Jacob Ulfeldt (born 1567)

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For other persons named Jacob Ulfeldt, see Jacob Ulfeldt (disambiguation).
Jakob Ulfeldt
Jakob Ulfeldt 1567-1630.jpg
Ulfeldt dressed in the Spanish fashion in 1610

Jacob Ulfeldt (25 June 1567 – 25 June 1630) was a Danish diplomat and explorer and chancellor of King Christian IV of Denmark.

Early life[edit]

Jakob Ulfeldt was born at Bavelse, the son of privy councillor Jacob Ulfeldt (1535–1593) and Anne Jakobsdatter Flemming.[1]

From 1581 he travelled widely, reaching many places which were rarely visited by Danish travellers at the time, and did not return to Denmark until 1597. Among the destinations he visited were Greece, Turkey, Rhodes, Cyprus, Egypt and Syria.

Back in Denmark[edit]

Back in Denmark, he managed his estates which included Ulfeldtsholm which he had inherited from his father in 1693. In 1616, he sold it to Ellen Marsvin and instead acquired Egeskov Castle.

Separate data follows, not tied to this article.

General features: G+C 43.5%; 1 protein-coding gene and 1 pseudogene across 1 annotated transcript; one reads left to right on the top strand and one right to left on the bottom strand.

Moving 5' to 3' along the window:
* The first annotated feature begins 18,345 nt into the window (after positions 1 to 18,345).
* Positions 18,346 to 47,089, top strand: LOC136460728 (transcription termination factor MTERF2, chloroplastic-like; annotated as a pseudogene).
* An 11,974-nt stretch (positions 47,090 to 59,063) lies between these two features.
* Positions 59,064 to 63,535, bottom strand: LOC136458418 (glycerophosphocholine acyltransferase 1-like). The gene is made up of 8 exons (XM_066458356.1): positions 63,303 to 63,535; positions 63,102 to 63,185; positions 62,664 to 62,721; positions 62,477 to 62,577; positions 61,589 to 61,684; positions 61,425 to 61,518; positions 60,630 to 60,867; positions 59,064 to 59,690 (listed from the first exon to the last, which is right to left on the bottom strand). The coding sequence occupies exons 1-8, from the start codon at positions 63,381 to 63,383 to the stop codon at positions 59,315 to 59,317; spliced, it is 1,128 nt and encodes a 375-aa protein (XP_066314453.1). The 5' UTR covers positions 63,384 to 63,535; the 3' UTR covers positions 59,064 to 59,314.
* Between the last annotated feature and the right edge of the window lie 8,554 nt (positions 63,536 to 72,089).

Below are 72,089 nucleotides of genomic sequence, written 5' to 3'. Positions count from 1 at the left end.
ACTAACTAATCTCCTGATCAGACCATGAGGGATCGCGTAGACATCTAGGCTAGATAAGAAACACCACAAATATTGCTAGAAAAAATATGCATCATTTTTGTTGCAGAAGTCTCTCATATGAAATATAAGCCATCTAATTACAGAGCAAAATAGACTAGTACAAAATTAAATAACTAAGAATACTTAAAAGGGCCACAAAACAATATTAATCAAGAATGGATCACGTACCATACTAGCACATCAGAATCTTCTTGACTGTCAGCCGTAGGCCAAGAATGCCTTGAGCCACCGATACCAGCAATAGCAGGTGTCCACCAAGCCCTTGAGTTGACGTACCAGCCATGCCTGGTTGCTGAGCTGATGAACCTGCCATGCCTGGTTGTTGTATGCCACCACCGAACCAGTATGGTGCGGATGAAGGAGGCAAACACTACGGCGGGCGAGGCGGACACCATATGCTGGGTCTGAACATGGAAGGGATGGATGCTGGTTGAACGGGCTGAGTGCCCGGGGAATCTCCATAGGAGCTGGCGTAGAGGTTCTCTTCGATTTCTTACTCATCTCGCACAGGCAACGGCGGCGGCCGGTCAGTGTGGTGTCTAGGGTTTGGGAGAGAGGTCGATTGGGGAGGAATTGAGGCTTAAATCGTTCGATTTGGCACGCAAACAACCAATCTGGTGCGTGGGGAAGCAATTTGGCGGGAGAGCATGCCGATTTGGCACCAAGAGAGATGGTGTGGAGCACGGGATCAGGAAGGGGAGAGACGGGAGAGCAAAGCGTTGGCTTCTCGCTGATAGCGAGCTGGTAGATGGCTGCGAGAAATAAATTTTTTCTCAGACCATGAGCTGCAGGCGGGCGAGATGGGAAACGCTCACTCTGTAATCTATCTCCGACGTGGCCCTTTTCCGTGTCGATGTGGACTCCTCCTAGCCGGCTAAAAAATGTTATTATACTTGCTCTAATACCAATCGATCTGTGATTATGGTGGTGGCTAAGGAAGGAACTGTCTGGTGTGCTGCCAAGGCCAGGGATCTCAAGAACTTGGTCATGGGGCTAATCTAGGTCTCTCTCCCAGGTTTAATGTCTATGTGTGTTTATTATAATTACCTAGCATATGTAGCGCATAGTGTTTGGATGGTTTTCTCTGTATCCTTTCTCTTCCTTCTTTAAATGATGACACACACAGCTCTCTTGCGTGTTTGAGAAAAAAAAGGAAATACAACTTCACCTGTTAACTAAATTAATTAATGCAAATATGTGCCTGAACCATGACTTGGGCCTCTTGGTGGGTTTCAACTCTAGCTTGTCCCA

Political career[edit]

In 1607, Ulfeldt became a member of the Pricy Council. In 1609, he was appointed Chancellor of the Realm.

He was a driving force behind the alliance with the Netherlands in 1621 and the extended union with the duchies of Schleswig-Holstein in 1623. Unlike the Privy Council, from 1621 he worked for the creation of a Protestant union under the leadership of Christian IV in the Thirty Years' War, an effort which was successful in 1625.[2]

Family[edit]

Jacob Ulfeldt had a large number of offspring, Corfitz Ulfeldt (1606–1664), Elsebet Jacobsdatter (died 1676), Knud Ulfeldt (1600–1646), Eiler Ulfeldt (1613–1644), Frands Ulfeldt (1601–1636), Laurids Ulfeldt (1605–1659), Ebbe Ulfeldt (1610–1654) and Flemming Ulfeldt (1607–1657).

Writings[edit]

Ulfeldt has left a vivid account of his travels in the Holy Land and Egypt, which is still kept at the Danish Royal Library, describing Constantinople, the Colossus of Rhodes, Islands in the Adriatic Sea, Cyprus, Tripoli, Beirut, Sidon, Tyre (Lebanon), Jaffa, Jerusalem, and Cairo together with the Giza pyramids and Pyramid of Djoser.

References[edit]

  1. ^ "Rigskansler Jacob Ulfeldt". fynhistorie.dk. Retrieved 2010-01-04. 
  2. ^ "Jakob Ulfeldt (d.y.)" (in Danish). Gyldendal. Retrieved 2011-11-22.